I caught my dinner in a low-tide gutter and slept between the dunes that first night, then I crossed over the Sand Patch and slid down the dune into the riverside forest.

For the next few days I was at peace in the solitude of the river. No one came. My head began to clear. I dropped down the Freshwater Track to Double Island Point, where I slept in the lee of the headland and in the morning I walked to Rainbow Beach where I phoned my wife. “I’m ready, please come and get me.”

It’s an extraordinarily powerful place, and no one understood that better than the environmental warriors who first took up the fight to save it from mining and development.

The early 1960s were still a bit like the sleepy 1950s in Menzies’ Australia. The wave of social and political revolution amongst the young that would define the decade had not yet washed onto our shores, and in Queensland the tide had recently turned the other way with the 1957 ousting of Labor after decades and the election of the Country-Liberal Party.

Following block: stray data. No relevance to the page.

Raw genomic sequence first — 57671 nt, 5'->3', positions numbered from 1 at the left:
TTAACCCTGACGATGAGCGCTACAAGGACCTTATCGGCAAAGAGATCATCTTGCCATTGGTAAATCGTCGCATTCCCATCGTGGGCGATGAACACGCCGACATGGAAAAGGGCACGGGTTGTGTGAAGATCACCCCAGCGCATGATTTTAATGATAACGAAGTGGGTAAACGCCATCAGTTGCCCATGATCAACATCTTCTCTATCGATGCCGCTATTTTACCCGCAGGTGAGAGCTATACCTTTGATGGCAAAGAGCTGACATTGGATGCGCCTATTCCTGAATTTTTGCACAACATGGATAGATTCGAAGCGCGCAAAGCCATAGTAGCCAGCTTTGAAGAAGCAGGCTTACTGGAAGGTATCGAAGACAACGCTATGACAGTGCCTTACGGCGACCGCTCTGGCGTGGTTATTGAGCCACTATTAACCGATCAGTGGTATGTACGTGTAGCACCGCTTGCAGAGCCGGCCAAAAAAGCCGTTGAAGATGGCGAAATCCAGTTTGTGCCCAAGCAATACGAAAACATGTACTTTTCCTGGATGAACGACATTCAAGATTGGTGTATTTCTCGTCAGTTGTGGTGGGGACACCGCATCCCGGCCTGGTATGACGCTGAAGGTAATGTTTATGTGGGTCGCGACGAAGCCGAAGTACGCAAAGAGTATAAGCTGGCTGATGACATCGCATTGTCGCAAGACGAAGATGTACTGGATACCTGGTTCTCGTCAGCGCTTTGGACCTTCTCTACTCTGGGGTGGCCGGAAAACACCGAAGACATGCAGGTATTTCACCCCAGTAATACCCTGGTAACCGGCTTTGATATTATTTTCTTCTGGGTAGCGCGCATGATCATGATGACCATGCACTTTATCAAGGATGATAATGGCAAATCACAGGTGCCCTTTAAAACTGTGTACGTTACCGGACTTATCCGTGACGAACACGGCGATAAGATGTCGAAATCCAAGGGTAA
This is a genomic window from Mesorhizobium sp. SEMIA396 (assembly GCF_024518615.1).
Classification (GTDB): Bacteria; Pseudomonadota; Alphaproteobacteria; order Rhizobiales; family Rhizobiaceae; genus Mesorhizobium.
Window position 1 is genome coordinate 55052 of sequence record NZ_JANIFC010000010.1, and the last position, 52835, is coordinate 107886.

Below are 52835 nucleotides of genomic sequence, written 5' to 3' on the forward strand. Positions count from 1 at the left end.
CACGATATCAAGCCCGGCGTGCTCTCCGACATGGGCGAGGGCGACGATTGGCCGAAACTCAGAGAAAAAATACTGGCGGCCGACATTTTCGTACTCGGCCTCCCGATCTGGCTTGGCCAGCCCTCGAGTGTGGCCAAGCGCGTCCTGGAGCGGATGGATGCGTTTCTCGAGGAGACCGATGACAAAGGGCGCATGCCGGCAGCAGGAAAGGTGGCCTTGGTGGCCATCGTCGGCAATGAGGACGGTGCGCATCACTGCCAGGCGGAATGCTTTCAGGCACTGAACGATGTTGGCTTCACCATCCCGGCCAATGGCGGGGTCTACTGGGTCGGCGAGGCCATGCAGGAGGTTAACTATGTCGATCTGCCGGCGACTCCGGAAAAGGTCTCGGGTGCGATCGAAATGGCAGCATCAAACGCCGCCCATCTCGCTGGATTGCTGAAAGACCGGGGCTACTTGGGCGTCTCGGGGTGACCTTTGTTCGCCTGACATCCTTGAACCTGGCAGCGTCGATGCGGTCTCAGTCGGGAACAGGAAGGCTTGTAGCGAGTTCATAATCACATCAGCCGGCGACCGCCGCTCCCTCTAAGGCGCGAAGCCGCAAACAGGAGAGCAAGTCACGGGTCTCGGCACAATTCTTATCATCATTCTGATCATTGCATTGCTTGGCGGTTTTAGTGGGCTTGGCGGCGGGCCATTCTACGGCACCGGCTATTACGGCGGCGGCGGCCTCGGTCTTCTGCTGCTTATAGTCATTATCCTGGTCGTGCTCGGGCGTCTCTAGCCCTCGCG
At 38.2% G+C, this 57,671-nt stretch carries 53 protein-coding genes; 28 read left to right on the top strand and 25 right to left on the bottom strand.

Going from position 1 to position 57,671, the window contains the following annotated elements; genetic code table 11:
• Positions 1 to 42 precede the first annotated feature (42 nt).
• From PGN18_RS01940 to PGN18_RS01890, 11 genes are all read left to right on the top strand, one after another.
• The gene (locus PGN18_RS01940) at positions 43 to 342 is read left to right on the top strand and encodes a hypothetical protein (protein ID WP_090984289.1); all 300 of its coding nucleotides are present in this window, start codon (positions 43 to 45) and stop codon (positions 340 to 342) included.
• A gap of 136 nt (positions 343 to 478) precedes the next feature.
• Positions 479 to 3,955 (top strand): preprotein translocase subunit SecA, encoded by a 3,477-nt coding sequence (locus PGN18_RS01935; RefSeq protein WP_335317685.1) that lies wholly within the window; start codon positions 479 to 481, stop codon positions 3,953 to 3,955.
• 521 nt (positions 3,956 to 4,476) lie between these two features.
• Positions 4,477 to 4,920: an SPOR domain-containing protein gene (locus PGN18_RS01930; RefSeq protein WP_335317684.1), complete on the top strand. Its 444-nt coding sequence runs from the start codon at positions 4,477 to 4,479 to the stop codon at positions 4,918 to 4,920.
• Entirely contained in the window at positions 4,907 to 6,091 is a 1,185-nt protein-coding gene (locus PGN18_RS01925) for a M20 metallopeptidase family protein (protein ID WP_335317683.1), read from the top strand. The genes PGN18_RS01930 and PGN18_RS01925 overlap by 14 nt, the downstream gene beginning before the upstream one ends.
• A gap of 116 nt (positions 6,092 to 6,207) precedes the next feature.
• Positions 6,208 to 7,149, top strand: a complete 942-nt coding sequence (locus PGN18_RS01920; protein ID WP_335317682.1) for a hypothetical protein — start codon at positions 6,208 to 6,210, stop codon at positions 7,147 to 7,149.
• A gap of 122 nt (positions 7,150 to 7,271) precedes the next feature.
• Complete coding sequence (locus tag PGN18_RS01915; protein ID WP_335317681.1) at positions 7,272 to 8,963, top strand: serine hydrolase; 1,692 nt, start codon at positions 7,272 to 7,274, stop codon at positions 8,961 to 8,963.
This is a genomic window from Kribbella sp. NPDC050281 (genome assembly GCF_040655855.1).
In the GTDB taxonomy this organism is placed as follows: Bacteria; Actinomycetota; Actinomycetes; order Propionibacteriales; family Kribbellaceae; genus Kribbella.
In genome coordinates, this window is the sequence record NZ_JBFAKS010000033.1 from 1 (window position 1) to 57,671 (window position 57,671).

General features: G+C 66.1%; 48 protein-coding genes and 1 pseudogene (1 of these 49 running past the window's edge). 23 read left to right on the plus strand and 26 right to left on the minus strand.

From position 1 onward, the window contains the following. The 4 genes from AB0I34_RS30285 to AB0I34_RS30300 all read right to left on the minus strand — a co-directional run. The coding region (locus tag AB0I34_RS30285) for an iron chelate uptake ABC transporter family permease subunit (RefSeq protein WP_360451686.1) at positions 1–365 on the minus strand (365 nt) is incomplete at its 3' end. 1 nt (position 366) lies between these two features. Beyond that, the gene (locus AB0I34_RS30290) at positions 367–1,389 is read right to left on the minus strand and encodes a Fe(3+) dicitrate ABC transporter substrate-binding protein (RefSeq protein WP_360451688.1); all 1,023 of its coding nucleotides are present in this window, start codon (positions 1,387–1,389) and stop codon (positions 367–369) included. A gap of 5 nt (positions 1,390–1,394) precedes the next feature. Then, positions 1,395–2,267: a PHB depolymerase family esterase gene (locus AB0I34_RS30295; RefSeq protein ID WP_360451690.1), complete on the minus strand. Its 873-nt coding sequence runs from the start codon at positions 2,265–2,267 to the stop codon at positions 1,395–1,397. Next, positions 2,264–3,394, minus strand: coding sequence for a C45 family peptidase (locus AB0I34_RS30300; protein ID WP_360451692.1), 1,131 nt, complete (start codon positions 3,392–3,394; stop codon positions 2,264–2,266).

The new conservative state government quickly introduced the Crown Land Development Act, creating opportunities for huge development leases over large slabs of coastal land, and by 1962, with the completion of the Bruce Highway between Brisbane and Cairns, the bulldozers were busy creating link roads to new towns and resorts, and the government was counting its takings and its rapidly improving approval ratings.

But there were some who wanted the brakes applied. In 1962 the poet and the painter came together when friends McArthur and Wright joined with a publisher and a naturalist to found the Wildlife Preservation Society of Queensland in Brisbane, while later in the year in Noosa the foundation meeting of the Noosa Parks Development Association was called by Arthur and Marjorie Harrold. (The association later dropped “Development” from its title and within three months it had more than 100 members.)